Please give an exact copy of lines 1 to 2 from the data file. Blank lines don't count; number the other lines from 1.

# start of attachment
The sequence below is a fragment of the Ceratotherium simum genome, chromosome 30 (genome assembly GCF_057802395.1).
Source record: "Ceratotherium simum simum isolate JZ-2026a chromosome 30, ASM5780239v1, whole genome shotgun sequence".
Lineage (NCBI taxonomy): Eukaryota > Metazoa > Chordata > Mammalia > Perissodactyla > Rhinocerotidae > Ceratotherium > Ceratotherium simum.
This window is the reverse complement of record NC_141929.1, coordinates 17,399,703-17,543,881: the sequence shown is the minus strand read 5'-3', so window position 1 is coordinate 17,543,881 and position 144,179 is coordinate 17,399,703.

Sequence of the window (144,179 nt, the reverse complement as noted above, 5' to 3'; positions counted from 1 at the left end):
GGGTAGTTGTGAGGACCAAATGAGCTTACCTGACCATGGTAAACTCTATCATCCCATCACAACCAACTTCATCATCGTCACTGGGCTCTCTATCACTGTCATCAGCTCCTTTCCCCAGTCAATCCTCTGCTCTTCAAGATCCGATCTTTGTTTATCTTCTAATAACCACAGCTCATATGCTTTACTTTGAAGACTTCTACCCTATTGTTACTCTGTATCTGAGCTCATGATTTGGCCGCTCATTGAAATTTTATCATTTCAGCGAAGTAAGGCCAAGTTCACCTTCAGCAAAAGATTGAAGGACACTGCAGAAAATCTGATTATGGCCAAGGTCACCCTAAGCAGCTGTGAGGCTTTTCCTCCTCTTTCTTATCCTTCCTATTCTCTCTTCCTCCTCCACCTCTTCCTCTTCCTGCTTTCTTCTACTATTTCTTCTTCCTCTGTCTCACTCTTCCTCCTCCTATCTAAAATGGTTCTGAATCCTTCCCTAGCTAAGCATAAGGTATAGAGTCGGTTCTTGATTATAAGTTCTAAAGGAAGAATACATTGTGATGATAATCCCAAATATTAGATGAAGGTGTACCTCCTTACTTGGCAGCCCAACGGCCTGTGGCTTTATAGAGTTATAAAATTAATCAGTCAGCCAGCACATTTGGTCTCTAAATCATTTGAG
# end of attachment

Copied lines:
The sequence below is a fragment of the Ceratotherium simum genome, chromosome 30 (genome assembly GCF_057802395.1).
Source record: "Ceratotherium simum simum isolate JZ-2026a chromosome 30, ASM5780239v1, whole genome shotgun sequence".